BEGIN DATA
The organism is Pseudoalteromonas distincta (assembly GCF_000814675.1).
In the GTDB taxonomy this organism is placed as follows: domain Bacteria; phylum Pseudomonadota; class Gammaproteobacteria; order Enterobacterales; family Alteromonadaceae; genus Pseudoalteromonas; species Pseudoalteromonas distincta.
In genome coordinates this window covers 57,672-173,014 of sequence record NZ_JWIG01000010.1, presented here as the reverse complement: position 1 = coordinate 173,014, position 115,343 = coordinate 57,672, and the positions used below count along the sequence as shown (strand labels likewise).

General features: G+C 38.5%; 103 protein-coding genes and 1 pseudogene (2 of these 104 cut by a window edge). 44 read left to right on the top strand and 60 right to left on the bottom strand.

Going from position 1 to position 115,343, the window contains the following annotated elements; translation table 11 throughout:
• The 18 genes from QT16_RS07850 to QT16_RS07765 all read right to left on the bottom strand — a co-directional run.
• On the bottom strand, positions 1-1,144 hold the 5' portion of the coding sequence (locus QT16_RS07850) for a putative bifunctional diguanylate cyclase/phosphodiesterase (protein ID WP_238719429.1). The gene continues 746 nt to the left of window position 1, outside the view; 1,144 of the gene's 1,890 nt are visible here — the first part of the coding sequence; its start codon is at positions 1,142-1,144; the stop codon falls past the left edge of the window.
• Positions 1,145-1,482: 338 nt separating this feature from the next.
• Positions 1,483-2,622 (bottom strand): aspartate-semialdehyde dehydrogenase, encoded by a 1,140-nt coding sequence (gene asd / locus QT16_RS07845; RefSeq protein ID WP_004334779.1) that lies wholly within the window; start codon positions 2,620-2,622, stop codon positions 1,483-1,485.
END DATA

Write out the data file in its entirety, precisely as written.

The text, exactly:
The organism is Pseudoalteromonas distincta (assembly GCF_000814675.1).
In the GTDB taxonomy this organism is placed as follows: domain Bacteria; phylum Pseudomonadota; class Gammaproteobacteria; order Enterobacterales; family Alteromonadaceae; genus Pseudoalteromonas; species Pseudoalteromonas distincta.
In genome coordinates this window covers 57,672-173,014 of sequence record NZ_JWIG01000010.1, presented here as the reverse complement: position 1 = coordinate 173,014, position 115,343 = coordinate 57,672, and the positions used below count along the sequence as shown (strand labels likewise).

General features: G+C 38.5%; 103 protein-coding genes and 1 pseudogene (2 of these 104 cut by a window edge). 44 read left to right on the top strand and 60 right to left on the bottom strand.

Going from position 1 to position 115,343, the window contains the following annotated elements; translation table 11 throughout:
• The 18 genes from QT16_RS07850 to QT16_RS07765 all read right to left on the bottom strand — a co-directional run.
• On the bottom strand, positions 1-1,144 hold the 5' portion of the coding sequence (locus QT16_RS07850) for a putative bifunctional diguanylate cyclase/phosphodiesterase (protein ID WP_238719429.1). The gene continues 746 nt to the left of window position 1, outside the view; 1,144 of the gene's 1,890 nt are visible here — the first part of the coding sequence; its start codon is at positions 1,142-1,144; the stop codon falls past the left edge of the window.
• Positions 1,145-1,482: 338 nt separating this feature from the next.
• Positions 1,483-2,622 (bottom strand): aspartate-semialdehyde dehydrogenase, encoded by a 1,140-nt coding sequence (gene asd / locus QT16_RS07845; RefSeq protein ID WP_004334779.1) that lies wholly within the window; start codon positions 2,620-2,622, stop codon positions 1,483-1,485.